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  • Writer's pictureCorey Provencal

Indoor Air Quality and Asthma

Jason Earle. Founder and CEO of Mycelium Holdings LLC Posted: 07/02/2012

With 50 Percent of Childhood Asthma Uncontrolled, Time to Look Homeward

“Despite available treatments, less than 50 percent of asthmatic children control their symptoms,” announced Prof. Nikos Papadopoulos, Chair of the International Consensus (ICON) on Pediatric Asthma, two weeks ago at The European Academy of Allergy and Clinical Immunology (EAACI) 31st Annual meeting, Geneva, Switzerland.

As a childhood asthmatic, and someone who has long worked with families to regain control of their indoor air, that number nearly knocked me off my chair.

Granted, many of the worst cases of asthma exist in developing nations where there is, sadly, little anyone can do about it. This is largely due to substandard living conditions and poor education, compounded by inadequate medical care. When people cook over unventilated open flames indoors, asthma is bound to rear its ugly head. Combine that with a whole host of other variables and you have yourself an epidemic.

But more disconcerting are the cases here in our own backyard, where we have the ability to do something about it, yet we’re still not doing all that can be done.

It’s well known there are higher concentrations of asthmatics in urban environments, especially in close proximity to highways, but asthma is an equal opportunity ailment. It affects people across the whole human spectrum, with kids being the hardest hit.

While medications are an important part of controlling symptoms — they save lives every single day — one of the most overlooked aspects of asthma prevention is the home environment, where many children spend most of their time. In essence, asthma = inflammation + irritation. Most of the irritants that trigger asthma symptoms are avoidable, and really have no place in a healthy home.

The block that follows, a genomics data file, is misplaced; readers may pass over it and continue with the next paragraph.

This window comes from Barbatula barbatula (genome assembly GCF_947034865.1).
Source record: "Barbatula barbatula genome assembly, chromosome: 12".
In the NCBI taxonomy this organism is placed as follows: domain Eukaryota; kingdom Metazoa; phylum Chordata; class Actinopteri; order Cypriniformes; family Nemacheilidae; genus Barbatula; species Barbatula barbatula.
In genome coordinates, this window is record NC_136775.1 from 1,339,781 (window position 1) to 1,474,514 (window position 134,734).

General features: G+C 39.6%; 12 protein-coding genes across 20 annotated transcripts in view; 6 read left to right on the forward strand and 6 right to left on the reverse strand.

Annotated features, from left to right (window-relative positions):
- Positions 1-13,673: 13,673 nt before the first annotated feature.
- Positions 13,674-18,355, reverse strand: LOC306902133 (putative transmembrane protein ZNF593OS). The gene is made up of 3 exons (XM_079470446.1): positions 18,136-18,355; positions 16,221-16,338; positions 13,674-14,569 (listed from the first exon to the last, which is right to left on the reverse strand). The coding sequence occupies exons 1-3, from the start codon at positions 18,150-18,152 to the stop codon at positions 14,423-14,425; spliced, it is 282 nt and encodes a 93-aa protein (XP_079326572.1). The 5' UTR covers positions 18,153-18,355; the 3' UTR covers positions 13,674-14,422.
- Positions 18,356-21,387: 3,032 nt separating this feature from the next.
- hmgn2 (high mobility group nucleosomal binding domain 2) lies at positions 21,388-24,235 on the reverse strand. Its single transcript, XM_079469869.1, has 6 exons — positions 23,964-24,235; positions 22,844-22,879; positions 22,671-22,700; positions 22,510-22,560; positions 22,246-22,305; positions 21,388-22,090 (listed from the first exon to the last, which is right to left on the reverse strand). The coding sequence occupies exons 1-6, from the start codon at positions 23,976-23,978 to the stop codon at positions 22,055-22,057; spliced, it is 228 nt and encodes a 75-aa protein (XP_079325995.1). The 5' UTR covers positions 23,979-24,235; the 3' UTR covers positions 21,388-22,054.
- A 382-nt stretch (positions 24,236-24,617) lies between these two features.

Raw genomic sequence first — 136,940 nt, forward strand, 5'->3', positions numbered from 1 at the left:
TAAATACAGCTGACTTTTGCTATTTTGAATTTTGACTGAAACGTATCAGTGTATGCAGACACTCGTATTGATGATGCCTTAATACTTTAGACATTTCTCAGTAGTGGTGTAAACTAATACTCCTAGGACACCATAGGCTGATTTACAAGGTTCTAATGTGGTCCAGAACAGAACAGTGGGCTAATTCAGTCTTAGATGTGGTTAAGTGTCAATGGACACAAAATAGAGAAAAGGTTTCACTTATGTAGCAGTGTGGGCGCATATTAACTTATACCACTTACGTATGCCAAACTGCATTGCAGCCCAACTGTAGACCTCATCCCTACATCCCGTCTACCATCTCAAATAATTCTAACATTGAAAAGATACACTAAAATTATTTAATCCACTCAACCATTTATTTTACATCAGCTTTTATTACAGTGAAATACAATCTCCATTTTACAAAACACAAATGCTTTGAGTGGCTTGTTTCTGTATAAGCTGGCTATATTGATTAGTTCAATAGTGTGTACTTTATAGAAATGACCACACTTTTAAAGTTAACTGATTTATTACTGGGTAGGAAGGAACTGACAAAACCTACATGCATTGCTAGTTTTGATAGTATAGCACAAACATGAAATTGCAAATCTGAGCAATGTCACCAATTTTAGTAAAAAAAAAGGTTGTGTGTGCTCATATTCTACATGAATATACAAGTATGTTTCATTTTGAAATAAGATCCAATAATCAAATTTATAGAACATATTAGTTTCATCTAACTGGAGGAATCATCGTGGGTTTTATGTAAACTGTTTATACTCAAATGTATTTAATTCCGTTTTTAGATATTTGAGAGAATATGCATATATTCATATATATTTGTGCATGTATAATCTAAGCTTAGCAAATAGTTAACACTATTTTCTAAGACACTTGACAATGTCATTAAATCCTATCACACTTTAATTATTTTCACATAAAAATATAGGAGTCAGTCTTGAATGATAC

-Dampness of any sort, which invariably leads to:

•Mold growth •Dust mites •Pests

– Noxious chemical cleaners

– Air fresheners

– Candles

– VOCs

– Cigarette smoke (does this even need to be said?)

– Carpet in the basement (yes, I know, it’s common, but so are most mistakes)

– And much, much more.

I’ve written about this in the past. Here’s a a piece I did about spring cleaning that elaborates on these items in greater detail, if you’re so inclined to dig deeper.

There was a time when doctors made house calls. These have been supplanted by eight-minute clinic visits. Symptoms are discussed, but underlying causes are rarely explored. Physicians simply have no practical way to know what’s going on in the home, nor do they have the time to pursue it. While numerous studies have been done proving the positive impact of custom, home-based environmental interventions directed at educating the affected and reducing asthma triggers indoors, it has not been done consistently on a large scale.

Interestingly, the CDC Community Preventive Services Task Force put out a report late last year in which they recommend these home-based initiatives. The report cited extensive data showing that a relatively small investment in these programs can yield significant health care savings, reduce the number of missed school days, increase the productivity of the parents who would otherwise miss work to care for their children and, of course, improve quality of life for the whole family.

The average person spends more than 90 percent of every day indoors, yet we hear relatively little in the media about what we’re doing to our indoor environment. Buildings are built tighter to save energy, while a dizzying array of pollutants accumulate indoors, all helping to steadily increase the reach and cost of a disease that should already be on the decline. It’s part of our modern condition.

There is much that can be done at relatively low cost. Most synthetic cleaning products, for example, can be swapped for natural versions (many of which work better!); air fresheners can be jettisoned in favor of HEPA air purifiers and HEPA vacuum cleaners, and pillows, mattresses and bedding can be fitted with allergen encasements. Some homes require professional help, especially those with serious moisture, mold or pest problems, but a great percentage will benefit from minor to moderate interventions.

The home environment is what I call the last mile in asthma treatment and prevention. It is where education and awareness can help turn the asthma juggernaut around, and where more attention needs to be directed. The solutions to much of this suffering are hiding in plain sight.

John P. Lapotaire, CIEC Certified Indoor Environmental Consultant Microshield Environmental Services, LLC

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